- Posted by Johanna on March 14, 2007 at 3:43 pm
- Category: Comic News
Although they call it “updating their publishing plans”, the fact is, the licensed horror movie comics are ending their ongoing runs. Nightmare on Elm Street‘s last issue is #8; the other two end with #6. Press release follows.
Starting in June, WildStorm’s titles based on popular horror movies from New Line Cinema – A NIGHTMARE ON ELM STREET, FRIDAY THE 13TH, and TEXAS CHAINSAW MASSACRE – will change from monthly comics to a series of specials and miniseries.
“This new approach to these franchises should provide retailers with more opportunities to introduce them to new readers,” says Hank Kanalz, VP – General Manager, WildStorm.
The first of the specials will be TEXAS CHAINSAW MASSACRE: CUT!, coming in June. Written by Will Pfeifer, with art by Stefano Raffaele and a cover by Darick Robertson, CUT! takes place thirty years after the gruesome events of the infamous “Texas Chainsaw Massacre,” as film school grads come to Travis County to document the Hewitt clan. But has the terror really ended? Has Leatherface really faded into urban myth? TEXAS CHAINSAW MASSACRE: CUT! will be solicited in the April Previews.
TEXAS CHAINSAW MASSACRE comes to end as an ongoing series with issue #6 (FEB070342), scheduled to arrive in stores on April 18.
Also in June, the eighth and final issue of the ongoing A NIGHTMARE ON ELM STREET series will arrive in stores. WildStorm will continue publishing A NIGHTMARE ON ELM STREET, starting with a six-part mini-series scheduled for later this year.
FRIDAY THE 13TH comes to an end as an ongoing series with issue #6 (MAR070260), scheduled to arrive in stores on May 9. WildStorm will continue publishing FRIDAY THE 13TH, starting with a two-part Special, “Pamela’s Tale” scheduled to begin in July.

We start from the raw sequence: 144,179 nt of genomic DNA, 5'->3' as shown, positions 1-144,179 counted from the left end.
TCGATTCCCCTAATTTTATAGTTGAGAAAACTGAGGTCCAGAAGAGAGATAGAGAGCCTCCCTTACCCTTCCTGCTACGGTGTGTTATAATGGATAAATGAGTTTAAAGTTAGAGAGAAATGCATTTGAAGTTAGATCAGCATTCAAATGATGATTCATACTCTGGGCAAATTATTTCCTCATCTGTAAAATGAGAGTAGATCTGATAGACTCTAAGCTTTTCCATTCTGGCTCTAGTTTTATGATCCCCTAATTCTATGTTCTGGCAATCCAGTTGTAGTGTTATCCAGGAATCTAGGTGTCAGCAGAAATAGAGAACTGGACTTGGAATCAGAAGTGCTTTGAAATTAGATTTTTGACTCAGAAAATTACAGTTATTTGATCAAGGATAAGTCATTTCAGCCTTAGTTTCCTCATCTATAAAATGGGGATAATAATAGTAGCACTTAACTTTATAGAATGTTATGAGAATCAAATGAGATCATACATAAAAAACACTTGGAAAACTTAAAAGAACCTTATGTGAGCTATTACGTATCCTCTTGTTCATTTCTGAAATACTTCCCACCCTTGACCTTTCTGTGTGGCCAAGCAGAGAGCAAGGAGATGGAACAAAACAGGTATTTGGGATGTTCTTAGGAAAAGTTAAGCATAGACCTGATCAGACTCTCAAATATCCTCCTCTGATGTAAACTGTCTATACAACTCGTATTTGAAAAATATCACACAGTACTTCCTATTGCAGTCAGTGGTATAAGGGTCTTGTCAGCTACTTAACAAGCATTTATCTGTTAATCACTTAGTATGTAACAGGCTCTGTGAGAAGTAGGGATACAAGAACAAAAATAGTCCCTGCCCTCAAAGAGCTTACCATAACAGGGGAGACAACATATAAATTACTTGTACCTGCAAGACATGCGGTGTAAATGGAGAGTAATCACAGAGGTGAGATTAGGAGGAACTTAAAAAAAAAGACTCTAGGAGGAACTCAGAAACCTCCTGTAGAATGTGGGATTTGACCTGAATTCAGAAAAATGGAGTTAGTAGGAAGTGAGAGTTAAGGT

I suspect that, contrary to executive opinion, new readers don’t want an introduction. Comics just can’t provide the visceral thrill that movies do — I’ve never jumped out of my seat because something in a comic scared me. Comic horror, I think, works better on the intellectual, creepy, having-to-think-about-it level, and that doesn’t really apply to slasher films. The alternative is going for pure gross-out, and we know DC may not be comfortable with that type of excess.
I also fear that Avatar’s previous comics for these franchises have poisoned the well for these titles. Retailers dislike anything Avatar touches, you see, because of their smaller-than-usual discounts, too many alternate covers, and misleading solicitations. (I don’t like their publications because I still remember the publisher threatening to sue anyone who disagreed publicly with him when he published freelancer work that he hadn’t paid for. He was that generation’s Rick Olney.) Moving to a bigger, more respected publisher should have addressed those concerns, but maybe the audience is glutted.